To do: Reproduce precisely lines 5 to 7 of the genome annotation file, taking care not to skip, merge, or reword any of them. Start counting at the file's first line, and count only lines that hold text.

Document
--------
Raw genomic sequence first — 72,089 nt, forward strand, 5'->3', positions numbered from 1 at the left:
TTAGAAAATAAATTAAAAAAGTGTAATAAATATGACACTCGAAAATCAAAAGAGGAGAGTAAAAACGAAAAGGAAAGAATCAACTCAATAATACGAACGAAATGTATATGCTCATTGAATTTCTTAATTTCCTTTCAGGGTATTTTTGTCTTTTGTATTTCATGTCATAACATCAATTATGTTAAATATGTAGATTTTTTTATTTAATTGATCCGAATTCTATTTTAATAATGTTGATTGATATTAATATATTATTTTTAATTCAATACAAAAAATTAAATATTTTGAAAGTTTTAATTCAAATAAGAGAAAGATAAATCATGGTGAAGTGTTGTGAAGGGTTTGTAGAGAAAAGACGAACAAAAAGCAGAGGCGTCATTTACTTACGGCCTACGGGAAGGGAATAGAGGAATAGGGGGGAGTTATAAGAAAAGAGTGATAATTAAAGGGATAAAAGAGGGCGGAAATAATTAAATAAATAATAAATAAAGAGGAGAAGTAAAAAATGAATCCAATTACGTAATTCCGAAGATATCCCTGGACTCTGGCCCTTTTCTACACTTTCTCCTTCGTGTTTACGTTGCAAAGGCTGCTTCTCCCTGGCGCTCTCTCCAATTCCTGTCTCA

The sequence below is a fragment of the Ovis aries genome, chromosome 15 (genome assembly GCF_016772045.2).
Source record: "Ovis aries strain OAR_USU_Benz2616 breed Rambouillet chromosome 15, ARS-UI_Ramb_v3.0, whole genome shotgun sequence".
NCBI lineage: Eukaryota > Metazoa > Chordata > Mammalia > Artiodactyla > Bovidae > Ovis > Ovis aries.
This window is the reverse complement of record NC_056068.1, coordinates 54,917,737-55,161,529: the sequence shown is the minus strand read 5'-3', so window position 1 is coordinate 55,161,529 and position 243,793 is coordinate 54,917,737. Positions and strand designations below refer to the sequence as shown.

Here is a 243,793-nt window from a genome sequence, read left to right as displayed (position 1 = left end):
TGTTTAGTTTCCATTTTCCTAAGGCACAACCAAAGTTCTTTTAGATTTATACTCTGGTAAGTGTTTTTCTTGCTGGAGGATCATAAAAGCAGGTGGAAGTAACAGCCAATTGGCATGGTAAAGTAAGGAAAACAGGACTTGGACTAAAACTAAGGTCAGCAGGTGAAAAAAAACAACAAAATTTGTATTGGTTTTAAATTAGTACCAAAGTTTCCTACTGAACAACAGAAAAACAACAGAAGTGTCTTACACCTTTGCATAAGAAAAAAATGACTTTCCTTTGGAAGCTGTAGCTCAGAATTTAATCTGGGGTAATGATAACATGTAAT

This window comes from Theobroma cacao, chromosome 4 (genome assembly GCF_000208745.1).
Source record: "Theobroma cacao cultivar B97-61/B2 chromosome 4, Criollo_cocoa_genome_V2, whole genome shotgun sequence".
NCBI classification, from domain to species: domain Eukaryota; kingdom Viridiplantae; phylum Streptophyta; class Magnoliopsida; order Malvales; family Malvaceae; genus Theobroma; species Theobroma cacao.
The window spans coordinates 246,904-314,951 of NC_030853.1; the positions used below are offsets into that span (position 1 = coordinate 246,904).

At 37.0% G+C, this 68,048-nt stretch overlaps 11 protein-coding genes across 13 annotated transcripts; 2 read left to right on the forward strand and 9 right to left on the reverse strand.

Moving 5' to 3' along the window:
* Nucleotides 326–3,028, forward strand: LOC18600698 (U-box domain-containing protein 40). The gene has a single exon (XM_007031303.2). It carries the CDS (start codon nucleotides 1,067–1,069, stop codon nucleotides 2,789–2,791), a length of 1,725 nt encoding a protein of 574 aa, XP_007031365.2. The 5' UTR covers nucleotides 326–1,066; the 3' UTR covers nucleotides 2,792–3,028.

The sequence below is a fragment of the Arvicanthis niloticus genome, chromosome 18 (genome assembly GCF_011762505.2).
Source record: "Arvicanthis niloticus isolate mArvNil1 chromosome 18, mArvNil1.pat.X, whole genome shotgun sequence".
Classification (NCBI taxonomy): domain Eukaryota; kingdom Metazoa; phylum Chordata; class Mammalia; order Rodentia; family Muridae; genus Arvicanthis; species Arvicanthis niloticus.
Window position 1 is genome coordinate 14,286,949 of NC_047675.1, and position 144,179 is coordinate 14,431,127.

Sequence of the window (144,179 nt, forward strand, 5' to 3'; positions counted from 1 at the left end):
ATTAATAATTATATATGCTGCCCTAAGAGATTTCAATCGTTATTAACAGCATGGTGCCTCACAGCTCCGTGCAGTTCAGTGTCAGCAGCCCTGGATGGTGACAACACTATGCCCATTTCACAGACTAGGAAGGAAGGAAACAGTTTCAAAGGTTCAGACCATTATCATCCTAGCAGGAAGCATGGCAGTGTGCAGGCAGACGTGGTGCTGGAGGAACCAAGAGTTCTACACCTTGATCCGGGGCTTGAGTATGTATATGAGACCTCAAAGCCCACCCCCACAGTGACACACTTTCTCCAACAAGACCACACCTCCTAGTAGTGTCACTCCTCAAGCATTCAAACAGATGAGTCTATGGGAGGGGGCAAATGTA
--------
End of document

NCBI lineage: Eukaryota > Metazoa > Chordata > Mammalia > Artiodactyla > Bovidae > Ovis > Ovis aries.
This window is the reverse complement of record NC_056068.1, coordinates 54,917,737-55,161,529: the sequence shown is the minus strand read 5'-3', so window position 1 is coordinate 55,161,529 and position 243,793 is coordinate 54,917,737. Positions and strand designations below refer to the sequence as shown.

Here is a 243,793-nt window from a genome sequence, read left to right as displayed (position 1 = left end):